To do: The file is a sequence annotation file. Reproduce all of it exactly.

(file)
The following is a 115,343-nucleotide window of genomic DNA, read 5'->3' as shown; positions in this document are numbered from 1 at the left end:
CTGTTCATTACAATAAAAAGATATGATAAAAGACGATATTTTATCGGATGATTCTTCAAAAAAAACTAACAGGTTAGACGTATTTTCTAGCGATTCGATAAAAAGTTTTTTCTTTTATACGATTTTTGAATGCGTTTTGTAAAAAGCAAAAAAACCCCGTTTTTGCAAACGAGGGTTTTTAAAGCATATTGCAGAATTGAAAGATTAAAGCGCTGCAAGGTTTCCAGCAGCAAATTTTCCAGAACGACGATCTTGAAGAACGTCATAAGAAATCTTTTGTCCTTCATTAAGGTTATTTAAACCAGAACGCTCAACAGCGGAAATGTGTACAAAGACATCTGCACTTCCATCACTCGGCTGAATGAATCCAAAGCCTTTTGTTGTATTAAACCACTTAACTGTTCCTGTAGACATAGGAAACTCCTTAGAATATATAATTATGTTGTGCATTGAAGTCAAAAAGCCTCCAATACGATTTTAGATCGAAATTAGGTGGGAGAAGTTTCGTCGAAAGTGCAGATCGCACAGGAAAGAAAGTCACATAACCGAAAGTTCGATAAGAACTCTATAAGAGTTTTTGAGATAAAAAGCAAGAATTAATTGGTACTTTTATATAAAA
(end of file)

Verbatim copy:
The following is a 115,343-nucleotide window of genomic DNA, read 5'->3' as shown; positions in this document are numbered from 1 at the left end:
CTGTTCATTACAATAAAAAGATATGATAAAAGACGATATTTTATCGGATGATTCTTCAAAAAAAACTAACAGGTTAGACGTATTTTCTAGCGATTCGATAAAAAGTTTTTTCTTTTATACGATTTTTGAATGCGTTTTGTAAAAAGCAAAAAAACCCCGTTTTTGCAAACGAGGGTTTTTAAAGCATATTGCAGAATTGAAAGATTAAAGCGCTGCAAGGTTTCCAGCAGCAAATTTTCCAGAACGACGATCTTGAAGAACGTCATAAGAAATCTTTTGTCCTTCATTAAGGTTATTTAAACCAGAACGCTCAACAGCGGAAATGTGTACAAAGACATCTGCACTTCCATCACTCGGCTGAATGAATCCAAAGCCTTTTGTTGTATTAAACCACTTAACTGTTCCTGTAGACATAGGAAACTCCTTAGAATATATAATTATGTTGTGCATTGAAGTCAAAAAGCCTCCAATACGATTTTAGATCGAAATTAGGTGGGAGAAGTTTCGTCGAAAGTGCAGATCGCACAGGAAAGAAAGTCACATAACCGAAAGTTCGATAAGAACTCTATAAGAGTTTTTGAGATAAAAAGCAAGAATTAATTGGTACTTTTATATAAAA